During Jobs’ keynote, Apple mentioned that the Core 2 Duo in the MacBook Air was 60% smaller than standard Core 2 Duo processors. A quick look at Intel’s mobile Core 2 Duo datasheets reveals that indeed both the micro-FCPGA and micro-FCBGA packaged Meroms measure 35mm x 35mm. Is it possible that Intel designed a completely new package just for Apple?
It turns out that the answer is a surprising: sort-of. At last year’s Fall IDF Intel talked about Montevina, the successor to Santa Rosa due out in the second half of 2008. Montevina would combine a new chipset (Cantiga) with mobile Penryn. In addition to Montevina Intel will also release Montevina SFF, a smaller package version of the platform that reduces overall chip footprint by around 60%.


Pay attention to the size of the CPU, it drops from 35mm x 35mm down to 22mm x 22mm – Penryn SFF is around 40% of the size of regular mobile Penryn, which happens to be the same size as Merom.

It looks like Intel created Merom SFF specifically for the MacBook Air, a product that wasn’t in Intel’s lineup or roadmap but one that Apple needed. Remember that the first chip that will look like this wasn’t scheduled to be out for another six months with Montevina SFF.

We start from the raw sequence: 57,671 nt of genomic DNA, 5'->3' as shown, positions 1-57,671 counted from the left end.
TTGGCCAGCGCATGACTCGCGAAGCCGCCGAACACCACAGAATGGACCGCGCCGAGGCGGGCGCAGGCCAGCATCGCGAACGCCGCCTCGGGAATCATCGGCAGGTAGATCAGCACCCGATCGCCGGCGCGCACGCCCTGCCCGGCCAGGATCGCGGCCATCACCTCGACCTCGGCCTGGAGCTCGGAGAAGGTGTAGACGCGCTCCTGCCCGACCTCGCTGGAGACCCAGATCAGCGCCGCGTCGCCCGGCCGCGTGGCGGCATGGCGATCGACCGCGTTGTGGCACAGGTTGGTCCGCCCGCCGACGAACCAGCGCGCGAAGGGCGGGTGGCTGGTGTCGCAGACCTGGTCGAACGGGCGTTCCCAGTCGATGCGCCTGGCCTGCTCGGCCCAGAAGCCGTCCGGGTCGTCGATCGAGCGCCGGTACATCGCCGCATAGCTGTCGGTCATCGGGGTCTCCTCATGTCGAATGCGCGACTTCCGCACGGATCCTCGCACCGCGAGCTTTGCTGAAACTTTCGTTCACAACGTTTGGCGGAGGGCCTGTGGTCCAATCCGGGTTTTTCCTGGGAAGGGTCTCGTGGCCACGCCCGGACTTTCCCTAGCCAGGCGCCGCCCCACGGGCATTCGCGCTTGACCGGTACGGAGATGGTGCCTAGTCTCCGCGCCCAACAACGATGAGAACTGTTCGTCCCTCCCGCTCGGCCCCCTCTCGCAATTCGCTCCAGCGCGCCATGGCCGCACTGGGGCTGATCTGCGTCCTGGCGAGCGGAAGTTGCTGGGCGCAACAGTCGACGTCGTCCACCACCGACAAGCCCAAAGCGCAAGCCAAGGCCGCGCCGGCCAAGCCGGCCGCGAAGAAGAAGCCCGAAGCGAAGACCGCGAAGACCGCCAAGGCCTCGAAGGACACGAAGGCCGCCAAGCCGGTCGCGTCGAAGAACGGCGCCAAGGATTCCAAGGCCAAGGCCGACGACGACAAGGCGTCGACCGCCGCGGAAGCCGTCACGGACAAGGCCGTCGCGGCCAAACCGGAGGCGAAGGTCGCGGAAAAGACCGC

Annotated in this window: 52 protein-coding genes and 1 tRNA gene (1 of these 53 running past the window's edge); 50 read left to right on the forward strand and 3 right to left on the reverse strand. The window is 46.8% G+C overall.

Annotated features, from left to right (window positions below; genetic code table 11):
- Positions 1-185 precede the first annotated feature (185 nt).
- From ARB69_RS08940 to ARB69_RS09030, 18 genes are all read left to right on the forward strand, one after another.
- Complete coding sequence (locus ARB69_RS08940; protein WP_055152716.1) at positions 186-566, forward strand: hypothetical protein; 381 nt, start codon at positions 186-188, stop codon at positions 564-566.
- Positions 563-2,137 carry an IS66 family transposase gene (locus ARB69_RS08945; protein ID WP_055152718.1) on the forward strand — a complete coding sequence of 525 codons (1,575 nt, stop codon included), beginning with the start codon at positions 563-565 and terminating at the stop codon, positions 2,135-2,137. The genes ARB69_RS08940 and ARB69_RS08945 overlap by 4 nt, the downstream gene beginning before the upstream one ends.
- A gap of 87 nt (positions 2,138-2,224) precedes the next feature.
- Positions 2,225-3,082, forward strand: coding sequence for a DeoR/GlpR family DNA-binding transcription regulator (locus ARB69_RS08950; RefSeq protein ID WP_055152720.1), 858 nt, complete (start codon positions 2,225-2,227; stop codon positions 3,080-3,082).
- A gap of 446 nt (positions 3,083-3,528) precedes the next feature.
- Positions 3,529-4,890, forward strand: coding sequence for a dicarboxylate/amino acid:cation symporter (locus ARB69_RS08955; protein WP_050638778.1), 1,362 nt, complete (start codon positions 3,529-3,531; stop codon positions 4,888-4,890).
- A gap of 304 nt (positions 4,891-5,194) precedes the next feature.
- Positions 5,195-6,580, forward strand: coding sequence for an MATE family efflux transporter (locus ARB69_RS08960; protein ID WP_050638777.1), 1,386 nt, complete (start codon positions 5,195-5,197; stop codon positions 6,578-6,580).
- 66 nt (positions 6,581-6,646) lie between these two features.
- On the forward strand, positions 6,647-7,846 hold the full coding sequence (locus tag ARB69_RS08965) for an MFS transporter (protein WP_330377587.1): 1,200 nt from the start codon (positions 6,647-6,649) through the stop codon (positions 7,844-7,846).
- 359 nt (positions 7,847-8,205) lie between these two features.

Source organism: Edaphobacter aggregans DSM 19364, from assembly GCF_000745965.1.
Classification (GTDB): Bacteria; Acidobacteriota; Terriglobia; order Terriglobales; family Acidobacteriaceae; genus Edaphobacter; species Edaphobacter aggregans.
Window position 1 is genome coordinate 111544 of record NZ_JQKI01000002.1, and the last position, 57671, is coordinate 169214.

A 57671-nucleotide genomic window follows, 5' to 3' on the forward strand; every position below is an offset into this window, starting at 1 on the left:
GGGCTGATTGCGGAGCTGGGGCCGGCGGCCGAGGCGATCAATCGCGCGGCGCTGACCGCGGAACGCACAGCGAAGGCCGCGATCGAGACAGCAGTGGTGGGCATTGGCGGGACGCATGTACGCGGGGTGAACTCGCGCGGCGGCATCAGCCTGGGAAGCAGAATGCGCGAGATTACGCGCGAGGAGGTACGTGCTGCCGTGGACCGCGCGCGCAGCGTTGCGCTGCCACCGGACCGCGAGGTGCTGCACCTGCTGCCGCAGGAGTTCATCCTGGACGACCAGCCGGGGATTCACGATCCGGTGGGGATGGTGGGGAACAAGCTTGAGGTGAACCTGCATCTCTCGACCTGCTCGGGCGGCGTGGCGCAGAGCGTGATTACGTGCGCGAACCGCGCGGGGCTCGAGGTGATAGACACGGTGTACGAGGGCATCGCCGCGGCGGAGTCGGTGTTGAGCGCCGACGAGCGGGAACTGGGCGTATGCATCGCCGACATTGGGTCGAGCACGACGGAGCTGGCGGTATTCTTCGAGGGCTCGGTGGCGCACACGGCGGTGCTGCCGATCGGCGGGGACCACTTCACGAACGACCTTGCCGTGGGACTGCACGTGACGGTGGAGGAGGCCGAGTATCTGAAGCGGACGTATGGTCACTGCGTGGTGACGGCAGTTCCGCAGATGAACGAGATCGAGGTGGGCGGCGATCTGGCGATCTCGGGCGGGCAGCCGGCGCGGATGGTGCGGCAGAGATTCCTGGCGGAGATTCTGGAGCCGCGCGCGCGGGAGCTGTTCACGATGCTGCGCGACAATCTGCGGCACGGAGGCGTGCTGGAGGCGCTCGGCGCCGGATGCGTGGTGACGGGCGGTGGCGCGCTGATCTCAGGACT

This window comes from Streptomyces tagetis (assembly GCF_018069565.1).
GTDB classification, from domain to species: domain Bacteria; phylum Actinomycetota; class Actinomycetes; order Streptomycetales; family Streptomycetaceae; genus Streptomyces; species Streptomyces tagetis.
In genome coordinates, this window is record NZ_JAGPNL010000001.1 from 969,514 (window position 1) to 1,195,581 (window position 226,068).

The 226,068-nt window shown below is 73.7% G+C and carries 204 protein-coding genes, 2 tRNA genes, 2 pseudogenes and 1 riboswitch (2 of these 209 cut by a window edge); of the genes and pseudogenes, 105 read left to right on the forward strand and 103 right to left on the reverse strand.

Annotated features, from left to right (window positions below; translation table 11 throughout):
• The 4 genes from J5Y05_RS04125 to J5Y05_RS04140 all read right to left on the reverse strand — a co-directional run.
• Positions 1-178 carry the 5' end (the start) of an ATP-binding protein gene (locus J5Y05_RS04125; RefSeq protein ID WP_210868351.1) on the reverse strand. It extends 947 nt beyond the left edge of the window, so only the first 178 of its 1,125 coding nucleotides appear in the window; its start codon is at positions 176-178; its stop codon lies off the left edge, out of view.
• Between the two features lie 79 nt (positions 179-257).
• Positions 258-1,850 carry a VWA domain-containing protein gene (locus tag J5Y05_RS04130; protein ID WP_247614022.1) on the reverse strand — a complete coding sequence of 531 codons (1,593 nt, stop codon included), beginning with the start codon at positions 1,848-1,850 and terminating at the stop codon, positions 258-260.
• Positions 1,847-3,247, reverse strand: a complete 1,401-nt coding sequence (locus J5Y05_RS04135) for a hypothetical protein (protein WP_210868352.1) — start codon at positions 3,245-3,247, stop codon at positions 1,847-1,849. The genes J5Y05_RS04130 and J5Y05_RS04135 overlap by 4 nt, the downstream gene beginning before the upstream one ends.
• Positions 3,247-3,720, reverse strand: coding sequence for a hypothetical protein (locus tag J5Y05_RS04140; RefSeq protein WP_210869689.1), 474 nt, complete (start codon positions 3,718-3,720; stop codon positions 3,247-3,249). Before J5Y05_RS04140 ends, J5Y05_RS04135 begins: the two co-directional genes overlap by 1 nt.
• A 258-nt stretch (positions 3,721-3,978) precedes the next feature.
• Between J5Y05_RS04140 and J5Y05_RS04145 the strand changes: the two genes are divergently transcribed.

It’s not clear whether Intel will make this custom Merom available to other OEMs (we’d suspect they would if there was enough demand), but it’s a tremendous feat on Apple’s part. This isn’t the first time Intel has put together a one-off chip for Apple; if you’ll remember, the CPU in the Apple TV was a special Dothan that wasn’t a part of Intel’s standard lineup.

We’ll have a look at the MacBook Air as soon as they start shipping, if you’re ordering one now we’d recommend taking the SSD option if you can afford it. At $999 it’s pricey, but it should help keep heat down in the chassis and performance should be better than the pitiful 1.8” HDD in the system, which we suspect will end up being its weak point.

We also can’t help but think that a Penryn based MacBook Air would be far more desirable thanks to lower thermal output of Intel’s 45nm chips. If you are fine waiting, a MacBook Air in the second half of 2008 will give you slightly better performance, better battery life and should keep your lap a lot cooler.
Source :  AnandTech

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